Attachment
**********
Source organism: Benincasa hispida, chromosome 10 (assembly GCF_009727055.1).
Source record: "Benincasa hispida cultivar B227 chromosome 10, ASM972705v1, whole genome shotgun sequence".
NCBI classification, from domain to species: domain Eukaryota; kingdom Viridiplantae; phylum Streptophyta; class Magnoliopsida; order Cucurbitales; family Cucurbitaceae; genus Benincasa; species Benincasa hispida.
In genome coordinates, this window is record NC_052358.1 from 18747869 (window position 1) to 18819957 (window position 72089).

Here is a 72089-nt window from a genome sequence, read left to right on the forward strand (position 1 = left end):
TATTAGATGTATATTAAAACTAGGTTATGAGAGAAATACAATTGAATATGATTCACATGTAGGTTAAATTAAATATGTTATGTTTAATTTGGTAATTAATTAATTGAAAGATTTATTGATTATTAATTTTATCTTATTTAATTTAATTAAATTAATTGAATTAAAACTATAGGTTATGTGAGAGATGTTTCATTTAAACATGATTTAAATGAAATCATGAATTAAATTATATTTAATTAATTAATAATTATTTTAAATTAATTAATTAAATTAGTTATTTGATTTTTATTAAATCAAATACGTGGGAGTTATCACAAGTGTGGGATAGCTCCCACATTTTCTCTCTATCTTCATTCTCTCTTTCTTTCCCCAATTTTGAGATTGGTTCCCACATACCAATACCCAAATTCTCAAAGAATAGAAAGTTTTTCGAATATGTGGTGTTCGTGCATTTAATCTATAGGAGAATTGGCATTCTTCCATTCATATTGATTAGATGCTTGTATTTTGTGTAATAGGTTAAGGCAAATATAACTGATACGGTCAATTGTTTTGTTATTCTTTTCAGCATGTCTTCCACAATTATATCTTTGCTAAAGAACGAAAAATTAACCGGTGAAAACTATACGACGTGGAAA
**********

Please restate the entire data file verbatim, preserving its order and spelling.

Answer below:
Source organism: Benincasa hispida, chromosome 10 (assembly GCF_009727055.1).
Source record: "Benincasa hispida cultivar B227 chromosome 10, ASM972705v1, whole genome shotgun sequence".
NCBI classification, from domain to species: domain Eukaryota; kingdom Viridiplantae; phylum Streptophyta; class Magnoliopsida; order Cucurbitales; family Cucurbitaceae; genus Benincasa; species Benincasa hispida.
In genome coordinates, this window is record NC_052358.1 from 18747869 (window position 1) to 18819957 (window position 72089).

Here is a 72089-nt window from a genome sequence, read left to right on the forward strand (position 1 = left end):
TATTAGATGTATATTAAAACTAGGTTATGAGAGAAATACAATTGAATATGATTCACATGTAGGTTAAATTAAATATGTTATGTTTAATTTGGTAATTAATTAATTGAAAGATTTATTGATTATTAATTTTATCTTATTTAATTTAATTAAATTAATTGAATTAAAACTATAGGTTATGTGAGAGATGTTTCATTTAAACATGATTTAAATGAAATCATGAATTAAATTATATTTAATTAATTAATAATTATTTTAAATTAATTAATTAAATTAGTTATTTGATTTTTATTAAATCAAATACGTGGGAGTTATCACAAGTGTGGGATAGCTCCCACATTTTCTCTCTATCTTCATTCTCTCTTTCTTTCCCCAATTTTGAGATTGGTTCCCACATACCAATACCCAAATTCTCAAAGAATAGAAAGTTTTTCGAATATGTGGTGTTCGTGCATTTAATCTATAGGAGAATTGGCATTCTTCCATTCATATTGATTAGATGCTTGTATTTTGTGTAATAGGTTAAGGCAAATATAACTGATACGGTCAATTGTTTTGTTATTCTTTTCAGCATGTCTTCCACAATTATATCTTTGCTAAAGAACGAAAAATTAACCGGTGAAAACTATACGACGTGGAAA